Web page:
When former University of North Carolina basketball coach Dean Smith passed away last February 7, it got a great deal of coverage. Smith was one of the winningest coaches coaches in NCAA history, but more than he was was beloved.
Beloved has the potential to be an overused word, but in Dean Smith's case it was well-deserved. Former players not only stayed in touch with him, decades after, but more than just stayed in touch, they continually came to him for advice on among the most personal and important matters in their lives. He was seen as much as a second father-figure to them. And by "them," I don't mean former players who went on to other, less-visible careers, but people like Michael Jordan, not known for his touchy-feely outreach to others.
This kind of personal connection with his players is rare for any coach, but especially for one in the highest reaches of a sport, where survival there is so cut-throat. The only other coach I'm aware of who was at that vaunted a level and maintained that much affection was UCLA's John Wooden.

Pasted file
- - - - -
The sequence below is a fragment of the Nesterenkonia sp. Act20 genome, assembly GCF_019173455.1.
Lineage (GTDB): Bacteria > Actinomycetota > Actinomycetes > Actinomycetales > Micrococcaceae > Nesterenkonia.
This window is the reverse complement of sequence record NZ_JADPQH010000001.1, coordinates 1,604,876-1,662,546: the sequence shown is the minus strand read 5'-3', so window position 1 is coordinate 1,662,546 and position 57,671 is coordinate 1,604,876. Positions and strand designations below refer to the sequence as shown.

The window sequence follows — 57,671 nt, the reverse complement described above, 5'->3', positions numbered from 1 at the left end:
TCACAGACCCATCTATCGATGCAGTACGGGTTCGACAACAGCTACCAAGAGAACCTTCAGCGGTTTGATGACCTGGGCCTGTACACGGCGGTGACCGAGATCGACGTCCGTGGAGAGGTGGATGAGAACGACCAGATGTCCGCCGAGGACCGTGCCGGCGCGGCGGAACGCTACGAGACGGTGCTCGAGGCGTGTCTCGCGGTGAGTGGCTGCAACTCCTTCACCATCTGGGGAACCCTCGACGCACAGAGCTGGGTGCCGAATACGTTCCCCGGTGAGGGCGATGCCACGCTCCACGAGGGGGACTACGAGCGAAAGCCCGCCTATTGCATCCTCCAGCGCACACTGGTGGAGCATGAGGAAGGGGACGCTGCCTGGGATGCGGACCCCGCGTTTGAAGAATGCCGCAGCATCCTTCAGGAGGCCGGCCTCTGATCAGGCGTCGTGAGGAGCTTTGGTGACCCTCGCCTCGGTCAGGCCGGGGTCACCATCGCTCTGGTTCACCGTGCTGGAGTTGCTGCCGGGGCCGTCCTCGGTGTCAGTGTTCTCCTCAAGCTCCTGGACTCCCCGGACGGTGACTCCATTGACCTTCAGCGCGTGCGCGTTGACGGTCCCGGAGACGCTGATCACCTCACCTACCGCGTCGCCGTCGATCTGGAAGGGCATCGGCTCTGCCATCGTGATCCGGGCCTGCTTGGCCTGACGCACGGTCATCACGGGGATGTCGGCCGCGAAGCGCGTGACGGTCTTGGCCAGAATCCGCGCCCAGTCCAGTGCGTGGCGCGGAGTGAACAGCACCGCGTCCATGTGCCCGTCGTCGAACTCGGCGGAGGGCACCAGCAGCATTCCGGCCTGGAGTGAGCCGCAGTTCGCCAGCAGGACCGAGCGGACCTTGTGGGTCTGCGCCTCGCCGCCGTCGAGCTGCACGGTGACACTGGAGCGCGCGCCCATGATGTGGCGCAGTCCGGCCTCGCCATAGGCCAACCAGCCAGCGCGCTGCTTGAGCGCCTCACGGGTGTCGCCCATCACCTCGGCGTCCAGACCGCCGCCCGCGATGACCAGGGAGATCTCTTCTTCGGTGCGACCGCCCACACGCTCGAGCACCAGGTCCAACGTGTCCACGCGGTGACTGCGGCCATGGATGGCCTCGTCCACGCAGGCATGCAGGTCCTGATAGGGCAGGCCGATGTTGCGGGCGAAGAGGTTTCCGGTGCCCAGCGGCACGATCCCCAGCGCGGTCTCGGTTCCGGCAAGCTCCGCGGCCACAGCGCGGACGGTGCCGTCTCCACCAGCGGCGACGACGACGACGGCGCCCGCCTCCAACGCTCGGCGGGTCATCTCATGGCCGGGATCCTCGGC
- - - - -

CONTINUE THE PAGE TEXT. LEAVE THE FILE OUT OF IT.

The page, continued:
But these are just words. Let me give just one example of how and why Dean Smith was so beloved by his players:
He bought all of his former lettermen dinner -- all of them. After his death.
Thanks to a Tweet sent out yesterday by one of the recipients, it turns out that in Dean Smith's will, he left a provision where all 180 of his former lettermen players received a check for $200, specifically to have dinner, on the coach.
That is known as an act of graciousness. And probably explains more than anything why when people says Dean Smith was beloved...they mean it.
The funniest conclusion of this story is that it might not even cost the Smith estate much of anything. As one sports commentator said on ESPN, "How many of the players who got this check do you think will actually cash it, rather than frame it instead?" (His partner answered, "Oh, probably five.")
Robert J. Elisberg is a political commentator, screenwriter, novelist, tech writer and also some other things that I just tend to keep forgetting.
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